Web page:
With a really competent team at the top of the business new leaders are created and that in itself is invaluable in the complex matter of succession.  The leader needs to concentrate on those matters that are important and not urgent so that the team will take responsibility for all of the day-to-day events that are deemed urgent and important.

The leader has to take time out to think about the business, often a solitary task, so the team not only has to keep the business operating but also has to make sure that there is two way communication with the leader.

It takes time to develop the understanding of the importance of this way of working. It demands a high level of trust in both directions between the leader and the team.  The results can be dramatic.

Another of my Vistage members changed his job and went to a company which, bravely, hired exceptionally high quality people and then found a slot for them in the organisation.

It worked very well with one proviso.  As each of the people hired was remarkable in some respect they tended to prefer to work individually and not in a team.  That is fine if you are looking for high performing individuals but not so good for team building.

It is interesting to read recently that the universities are beginning to look at group activities, unusually in an environment which has historically been devoted to development of the individual.  They have realised that the team ethic is more productive overall than can be achieved by a single person and are now spending time and effort in its development.

Remember: “No-one is a smart as all of us”.


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Sunday, 22 January 2017

Having Communication Problems? These Seven Tips Will Help!


Possibly the most contentious issue in running a business is that of communication, good or bad.  It is significant that many employee satisfaction surveys rate communication as “could do better”.

This can be mystifying to many leaders who genuinely rate the subject as being of prime importance and make every effort to keep everyone informed.

One of the members of my Vistage CEO peer group says that leadership is just about people and communications and you can’t fault that as an ethos.

So why is it, when so many leaders honestly think that they are doing everything possible to communicate effectively, many of the recipients disagree?

More often than not it is in the methods we use.  The real problem lies in the fact that people might hear but they don’t necessarily listen. The problem is is even more apparent with the written word that people don’t even read .

There are several critical factors that can improve the way that information is transmitted and, more importantly, received.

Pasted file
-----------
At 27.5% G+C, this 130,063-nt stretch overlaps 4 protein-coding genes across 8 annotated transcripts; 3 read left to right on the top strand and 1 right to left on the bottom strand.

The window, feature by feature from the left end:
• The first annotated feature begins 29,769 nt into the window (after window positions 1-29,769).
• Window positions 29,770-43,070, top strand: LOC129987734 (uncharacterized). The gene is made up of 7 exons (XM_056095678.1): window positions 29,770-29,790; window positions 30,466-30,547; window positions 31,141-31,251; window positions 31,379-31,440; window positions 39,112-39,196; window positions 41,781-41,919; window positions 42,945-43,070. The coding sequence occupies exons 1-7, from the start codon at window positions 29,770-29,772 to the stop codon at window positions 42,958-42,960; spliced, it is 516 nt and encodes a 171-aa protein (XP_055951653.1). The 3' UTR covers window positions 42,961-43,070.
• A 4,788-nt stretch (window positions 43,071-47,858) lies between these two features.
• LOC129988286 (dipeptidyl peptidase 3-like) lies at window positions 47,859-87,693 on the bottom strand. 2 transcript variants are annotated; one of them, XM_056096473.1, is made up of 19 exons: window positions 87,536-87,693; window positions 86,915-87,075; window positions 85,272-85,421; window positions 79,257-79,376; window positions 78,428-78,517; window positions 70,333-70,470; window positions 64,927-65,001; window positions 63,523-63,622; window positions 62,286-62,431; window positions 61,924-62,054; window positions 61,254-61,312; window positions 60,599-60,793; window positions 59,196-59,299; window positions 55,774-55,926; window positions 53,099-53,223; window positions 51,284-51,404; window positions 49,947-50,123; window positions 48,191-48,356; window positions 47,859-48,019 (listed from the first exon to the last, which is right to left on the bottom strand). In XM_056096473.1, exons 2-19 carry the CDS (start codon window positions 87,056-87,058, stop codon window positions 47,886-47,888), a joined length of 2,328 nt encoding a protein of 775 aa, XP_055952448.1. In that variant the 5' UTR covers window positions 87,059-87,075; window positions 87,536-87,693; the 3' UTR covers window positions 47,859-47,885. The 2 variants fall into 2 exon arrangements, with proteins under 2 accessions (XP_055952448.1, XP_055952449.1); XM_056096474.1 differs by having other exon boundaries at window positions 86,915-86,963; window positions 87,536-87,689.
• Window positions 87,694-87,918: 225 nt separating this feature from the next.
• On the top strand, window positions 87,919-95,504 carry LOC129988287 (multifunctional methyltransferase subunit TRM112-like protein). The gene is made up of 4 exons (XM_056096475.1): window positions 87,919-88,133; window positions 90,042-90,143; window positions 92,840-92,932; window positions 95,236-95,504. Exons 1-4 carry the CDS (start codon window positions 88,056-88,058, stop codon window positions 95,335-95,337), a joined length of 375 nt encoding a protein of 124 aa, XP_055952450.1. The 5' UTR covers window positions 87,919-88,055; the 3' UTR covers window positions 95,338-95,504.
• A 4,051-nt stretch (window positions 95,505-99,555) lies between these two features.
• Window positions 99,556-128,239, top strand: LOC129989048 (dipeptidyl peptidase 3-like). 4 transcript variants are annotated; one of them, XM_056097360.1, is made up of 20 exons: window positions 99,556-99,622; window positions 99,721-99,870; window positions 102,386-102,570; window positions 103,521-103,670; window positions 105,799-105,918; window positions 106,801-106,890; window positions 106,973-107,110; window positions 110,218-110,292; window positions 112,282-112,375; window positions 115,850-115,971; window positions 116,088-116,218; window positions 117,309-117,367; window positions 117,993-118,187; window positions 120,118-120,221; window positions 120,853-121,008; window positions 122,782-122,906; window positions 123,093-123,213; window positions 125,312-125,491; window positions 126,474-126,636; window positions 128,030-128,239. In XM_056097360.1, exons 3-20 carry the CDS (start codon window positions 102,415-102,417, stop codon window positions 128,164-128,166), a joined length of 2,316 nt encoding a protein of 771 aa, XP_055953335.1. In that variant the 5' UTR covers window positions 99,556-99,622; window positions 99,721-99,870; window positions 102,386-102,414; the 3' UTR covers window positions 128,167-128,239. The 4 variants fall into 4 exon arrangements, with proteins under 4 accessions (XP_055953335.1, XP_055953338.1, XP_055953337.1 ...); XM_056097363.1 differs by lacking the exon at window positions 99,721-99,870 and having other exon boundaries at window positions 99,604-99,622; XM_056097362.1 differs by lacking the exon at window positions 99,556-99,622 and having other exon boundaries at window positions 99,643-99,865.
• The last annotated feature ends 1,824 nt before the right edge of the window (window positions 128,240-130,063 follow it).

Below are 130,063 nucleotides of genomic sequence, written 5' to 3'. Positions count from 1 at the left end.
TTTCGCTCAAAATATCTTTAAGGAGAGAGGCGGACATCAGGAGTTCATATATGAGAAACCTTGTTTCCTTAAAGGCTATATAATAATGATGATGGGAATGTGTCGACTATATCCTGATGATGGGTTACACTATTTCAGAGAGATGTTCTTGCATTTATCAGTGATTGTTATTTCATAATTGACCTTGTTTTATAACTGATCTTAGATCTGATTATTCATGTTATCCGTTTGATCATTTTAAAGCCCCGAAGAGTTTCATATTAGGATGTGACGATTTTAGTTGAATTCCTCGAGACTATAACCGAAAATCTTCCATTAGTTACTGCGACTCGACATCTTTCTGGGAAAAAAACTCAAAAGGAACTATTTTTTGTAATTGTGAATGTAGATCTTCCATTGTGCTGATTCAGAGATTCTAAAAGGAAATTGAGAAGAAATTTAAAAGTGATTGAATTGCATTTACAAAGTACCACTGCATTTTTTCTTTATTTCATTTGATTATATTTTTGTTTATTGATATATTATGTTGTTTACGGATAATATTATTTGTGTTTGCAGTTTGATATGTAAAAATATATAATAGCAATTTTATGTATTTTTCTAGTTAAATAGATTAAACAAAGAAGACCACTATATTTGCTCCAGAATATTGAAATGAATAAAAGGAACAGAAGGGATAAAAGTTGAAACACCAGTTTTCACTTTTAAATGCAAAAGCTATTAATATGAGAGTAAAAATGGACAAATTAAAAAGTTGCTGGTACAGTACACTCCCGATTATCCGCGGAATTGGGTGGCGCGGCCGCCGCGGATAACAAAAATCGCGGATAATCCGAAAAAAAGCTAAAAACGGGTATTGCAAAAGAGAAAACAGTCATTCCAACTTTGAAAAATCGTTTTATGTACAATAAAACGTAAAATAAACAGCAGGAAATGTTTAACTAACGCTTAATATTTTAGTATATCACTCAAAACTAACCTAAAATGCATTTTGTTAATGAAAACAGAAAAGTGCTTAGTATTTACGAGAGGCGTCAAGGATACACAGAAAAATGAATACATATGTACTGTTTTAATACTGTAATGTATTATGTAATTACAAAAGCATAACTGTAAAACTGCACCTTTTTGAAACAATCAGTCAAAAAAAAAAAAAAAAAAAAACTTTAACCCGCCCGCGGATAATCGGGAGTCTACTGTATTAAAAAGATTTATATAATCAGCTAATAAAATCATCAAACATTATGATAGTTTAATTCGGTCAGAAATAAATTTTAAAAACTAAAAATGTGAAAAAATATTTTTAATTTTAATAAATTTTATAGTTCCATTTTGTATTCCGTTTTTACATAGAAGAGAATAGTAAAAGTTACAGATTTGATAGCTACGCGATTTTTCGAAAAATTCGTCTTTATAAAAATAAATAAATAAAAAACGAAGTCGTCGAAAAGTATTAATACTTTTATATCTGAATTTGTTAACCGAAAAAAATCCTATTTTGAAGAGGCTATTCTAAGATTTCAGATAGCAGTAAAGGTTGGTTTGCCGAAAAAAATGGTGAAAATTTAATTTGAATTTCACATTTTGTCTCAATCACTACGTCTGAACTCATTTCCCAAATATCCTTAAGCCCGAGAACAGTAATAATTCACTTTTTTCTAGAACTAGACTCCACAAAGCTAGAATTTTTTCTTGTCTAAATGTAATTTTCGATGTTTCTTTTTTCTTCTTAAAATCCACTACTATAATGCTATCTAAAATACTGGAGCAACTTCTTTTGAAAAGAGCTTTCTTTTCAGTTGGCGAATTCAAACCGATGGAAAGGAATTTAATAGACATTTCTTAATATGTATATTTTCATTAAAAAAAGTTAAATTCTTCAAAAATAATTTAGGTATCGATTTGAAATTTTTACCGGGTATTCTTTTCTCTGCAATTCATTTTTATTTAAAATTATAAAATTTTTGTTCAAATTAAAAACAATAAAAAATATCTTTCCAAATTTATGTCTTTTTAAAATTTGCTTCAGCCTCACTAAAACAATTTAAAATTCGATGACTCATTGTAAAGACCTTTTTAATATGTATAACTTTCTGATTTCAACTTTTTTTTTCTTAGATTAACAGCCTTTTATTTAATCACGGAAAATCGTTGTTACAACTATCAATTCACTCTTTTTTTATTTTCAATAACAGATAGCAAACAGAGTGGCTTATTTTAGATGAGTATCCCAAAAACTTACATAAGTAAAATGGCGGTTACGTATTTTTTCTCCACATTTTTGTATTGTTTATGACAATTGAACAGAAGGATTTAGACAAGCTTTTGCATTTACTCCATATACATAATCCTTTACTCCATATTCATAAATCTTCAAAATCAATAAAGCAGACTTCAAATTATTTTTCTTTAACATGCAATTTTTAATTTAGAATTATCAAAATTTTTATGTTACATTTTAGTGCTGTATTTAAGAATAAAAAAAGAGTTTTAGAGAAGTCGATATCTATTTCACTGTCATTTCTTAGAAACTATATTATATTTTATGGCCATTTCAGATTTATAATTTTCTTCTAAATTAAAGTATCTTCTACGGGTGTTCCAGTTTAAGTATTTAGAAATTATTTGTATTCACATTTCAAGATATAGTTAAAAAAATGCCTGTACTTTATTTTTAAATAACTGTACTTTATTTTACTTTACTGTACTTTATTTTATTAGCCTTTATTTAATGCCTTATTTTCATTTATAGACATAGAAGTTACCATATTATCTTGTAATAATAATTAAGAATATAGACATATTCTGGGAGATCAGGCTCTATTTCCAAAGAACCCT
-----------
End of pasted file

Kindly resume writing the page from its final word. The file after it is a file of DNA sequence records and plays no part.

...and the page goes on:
Whether we are communicating face to face, in print, digitally, by audio or video, the requirements are the same. We need to ensure that the methods we choose are the most effective and are justified by the results.

There are seven basic requirements then for effective communication:

The Audience
Make sure that you are giving the right message to the right people.  I recall an occasion where the leader decided that everyone should be given information about the company’s finances and he set up company-wide meetings to tell them.

It wasn’t very successful to say the least and he changed the scheme to small groups where discussion was encouraged and that proved a great improvement.

Clarity
One of the problems of top-down communication is that we know all about the subject and consequently tend to forget that other people don’t necessarily know.  The effect of this mismatch is either insufficient information being transmitted or, worse, too much and that can clog up the message.

Test the message by trying it out on someone who is not involved and ask for feedback on both the message and the style.

Brevity
There is the tale of the Best Man at a wedding who started his speech by saying: “I have been told to keep it short and clean so I have been holding it under a cold tap for the last ten minutes!’  

Rambling on merely gets in the way, is distracting and disguises the intended massage so keep it short (and clean).

Relevance
Again make sure that you are giving the right message to the right people.  It may seem obvious but like those who insist on sending  a .cc to everyone in an email, we only irritate people if we include those who are peripheral in that instance.

Accuracy and Truth
It always surprises me that when some people explain  a situation they don’t always come clean on the facts.  Maybe this is a defence mechanism but it doesn’t help when the subterfuge is uncovered.

It is not only a lack of accuracy, it can be a matter of untruthfulness.  You will be found out eventually and trust will fly out of the window.

Expectations
Why are you communicating something?  Is it merely to pass on information or are you asking someone to respond or take action?

Whatever it is you should state your expectations clearly, succinctly and, if needs be, assertively.  There is nothing worse than going out of a meeting with everyone saying “What was all that about?”  

Feedback
Unless you have unfettered feedback you will never know whether your message has been received and understood. Getting that real feedback is not a matter of saying “Do you understand (or similar)?” because  all you are likely to get are nods of agreement that mean nothing.

Feedback is the crux of great communication so ensure that you ask the questions that will uncover  what has been heard. Ask questions that paraphrase the message and then what action is proposed as a consequence.

There are hundreds of books published on the whole subject of communication so why
do we find it so difficult? These tips should help at least to improve your performance.

A very important point.  Communication is not top down or bottom up.  It is a two-way process.